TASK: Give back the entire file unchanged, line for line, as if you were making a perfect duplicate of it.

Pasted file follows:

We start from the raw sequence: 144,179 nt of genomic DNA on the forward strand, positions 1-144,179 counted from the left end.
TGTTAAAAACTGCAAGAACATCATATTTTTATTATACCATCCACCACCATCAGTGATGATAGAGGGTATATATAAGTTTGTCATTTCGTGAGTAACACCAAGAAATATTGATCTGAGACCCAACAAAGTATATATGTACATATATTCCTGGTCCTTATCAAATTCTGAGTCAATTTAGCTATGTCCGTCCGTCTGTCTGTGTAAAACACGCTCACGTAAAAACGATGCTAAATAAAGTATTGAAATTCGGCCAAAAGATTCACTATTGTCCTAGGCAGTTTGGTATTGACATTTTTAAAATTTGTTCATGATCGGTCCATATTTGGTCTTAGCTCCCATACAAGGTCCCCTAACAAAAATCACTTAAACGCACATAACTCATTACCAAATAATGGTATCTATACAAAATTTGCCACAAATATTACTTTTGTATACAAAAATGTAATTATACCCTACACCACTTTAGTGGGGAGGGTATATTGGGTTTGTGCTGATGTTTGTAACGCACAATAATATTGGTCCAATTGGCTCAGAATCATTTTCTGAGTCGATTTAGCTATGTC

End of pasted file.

We start from the raw sequence: 144,179 nt of genomic DNA on the forward strand, positions 1-144,179 counted from the left end.
TGTTAAAAACTGCAAGAACATCATATTTTTATTATACCATCCACCACCATCAGTGATGATAGAGGGTATATATAAGTTTGTCATTTCGTGAGTAACACCAAGAAATATTGATCTGAGACCCAACAAAGTATATATGTACATATATTCCTGGTCCTTATCAAATTCTGAGTCAATTTAGCTATGTCCGTCCGTCTGTCTGTGTAAAACACGCTCACGTAAAAACGATGCTAAATAAAGTATTGAAATTCGGCCAAAAGATTCACTATTGTCCTAGGCAGTTTGGTATTGACATTTTTAAAATTTGTTCATGATCGGTCCATATTTGGTCTTAGCTCCCATACAAGGTCCCCTAACAAAAATCACTTAAACGCACATAACTCATTACCAAATAATGGTATCTATACAAAATTTGCCACAAATATTACTTTTGTATACAAAAATGTAATTATACCCTACACCACTTTAGTGGGGAGGGTATATTGGGTTTGTGCTGATGTTTGTAACGCACAATAATATTGGTCCAATTGGCTCAGAATCATTTTCTGAGTCGATTTAGCTATGTC